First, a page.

Stephen Burt (2015)
Everybody wants a piece of me.
I have been weighed and measured,
tested and standardized,
throughout my young life. It happens to everyone,
or to everyone with my ability.
Now I live quietly
and mostly in the dark, amid sawdust and sheer
or streaky wooden surfaces. My role,
when I reach maturity,
may be to help people behave
more sociably, and reduce
the irritations of summer,
or else to make it easier to eat.
For reasons I cannot fathom, I weep when it rains.
My handlers keep me wrapped in awkward cloth.
They will not let me touch my friends
or show any curves. They have taught me how to shave.
A few twigs and dragonfly wings got caught
near the center of me long ago; they serve
to distinguish me from others of my kind,
along with some bubbles of air.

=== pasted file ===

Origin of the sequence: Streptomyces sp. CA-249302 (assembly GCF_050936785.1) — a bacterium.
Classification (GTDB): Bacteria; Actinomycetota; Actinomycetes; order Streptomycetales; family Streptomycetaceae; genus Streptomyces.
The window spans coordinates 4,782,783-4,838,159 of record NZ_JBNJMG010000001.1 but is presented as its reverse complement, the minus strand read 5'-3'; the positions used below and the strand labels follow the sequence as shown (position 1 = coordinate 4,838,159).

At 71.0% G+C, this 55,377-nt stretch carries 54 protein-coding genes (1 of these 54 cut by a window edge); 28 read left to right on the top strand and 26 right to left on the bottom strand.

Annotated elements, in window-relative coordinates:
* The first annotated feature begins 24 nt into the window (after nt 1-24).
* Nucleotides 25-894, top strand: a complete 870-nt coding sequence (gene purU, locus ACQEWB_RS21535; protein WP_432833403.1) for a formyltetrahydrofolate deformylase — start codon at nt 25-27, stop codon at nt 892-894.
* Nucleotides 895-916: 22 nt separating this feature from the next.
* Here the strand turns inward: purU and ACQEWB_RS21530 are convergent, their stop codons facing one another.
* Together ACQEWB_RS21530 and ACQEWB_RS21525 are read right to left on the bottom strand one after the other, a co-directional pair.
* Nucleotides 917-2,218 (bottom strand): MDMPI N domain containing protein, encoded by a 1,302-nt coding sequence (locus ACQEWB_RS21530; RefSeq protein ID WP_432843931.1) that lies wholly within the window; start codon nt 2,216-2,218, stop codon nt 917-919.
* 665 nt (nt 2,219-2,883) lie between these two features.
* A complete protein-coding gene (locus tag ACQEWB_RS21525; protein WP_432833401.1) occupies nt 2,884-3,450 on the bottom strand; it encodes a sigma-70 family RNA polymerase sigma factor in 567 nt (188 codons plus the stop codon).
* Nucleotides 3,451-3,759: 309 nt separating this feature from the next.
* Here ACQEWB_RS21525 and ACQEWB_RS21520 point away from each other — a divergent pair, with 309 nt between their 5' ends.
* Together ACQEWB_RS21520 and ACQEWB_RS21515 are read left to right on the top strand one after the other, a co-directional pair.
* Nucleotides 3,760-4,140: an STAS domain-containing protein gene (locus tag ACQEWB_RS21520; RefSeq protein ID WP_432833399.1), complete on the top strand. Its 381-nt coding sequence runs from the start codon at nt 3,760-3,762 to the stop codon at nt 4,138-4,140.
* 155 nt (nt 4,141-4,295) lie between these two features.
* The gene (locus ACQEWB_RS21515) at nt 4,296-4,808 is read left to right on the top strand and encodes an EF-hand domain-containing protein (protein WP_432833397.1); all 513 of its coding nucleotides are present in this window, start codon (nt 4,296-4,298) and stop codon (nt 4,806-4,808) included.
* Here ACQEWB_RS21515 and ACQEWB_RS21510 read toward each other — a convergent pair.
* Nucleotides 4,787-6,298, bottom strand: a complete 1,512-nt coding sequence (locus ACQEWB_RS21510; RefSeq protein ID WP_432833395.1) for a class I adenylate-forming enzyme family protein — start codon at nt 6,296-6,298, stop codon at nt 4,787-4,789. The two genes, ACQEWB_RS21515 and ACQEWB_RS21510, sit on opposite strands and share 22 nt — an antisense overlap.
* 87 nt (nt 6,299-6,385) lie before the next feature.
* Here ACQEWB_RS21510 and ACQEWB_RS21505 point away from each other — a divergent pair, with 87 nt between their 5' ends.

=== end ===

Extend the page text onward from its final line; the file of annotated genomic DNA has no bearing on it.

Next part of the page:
I am worth more when I am clear.
When I am most desirable
you should be able to see yourself through me.
Some of my distant relatives
will probably never go far,
because they are too irregular, or opaque.
Many of us will end on a cart.
I, on the other hand, have had my work
cut out for me by so many gloves
and tongs, pallets and barges, poles and planks
that I am sure I will go to New York;
there people who own
the rights to me will give elaborate thanks
to one another, and go on to take me apart.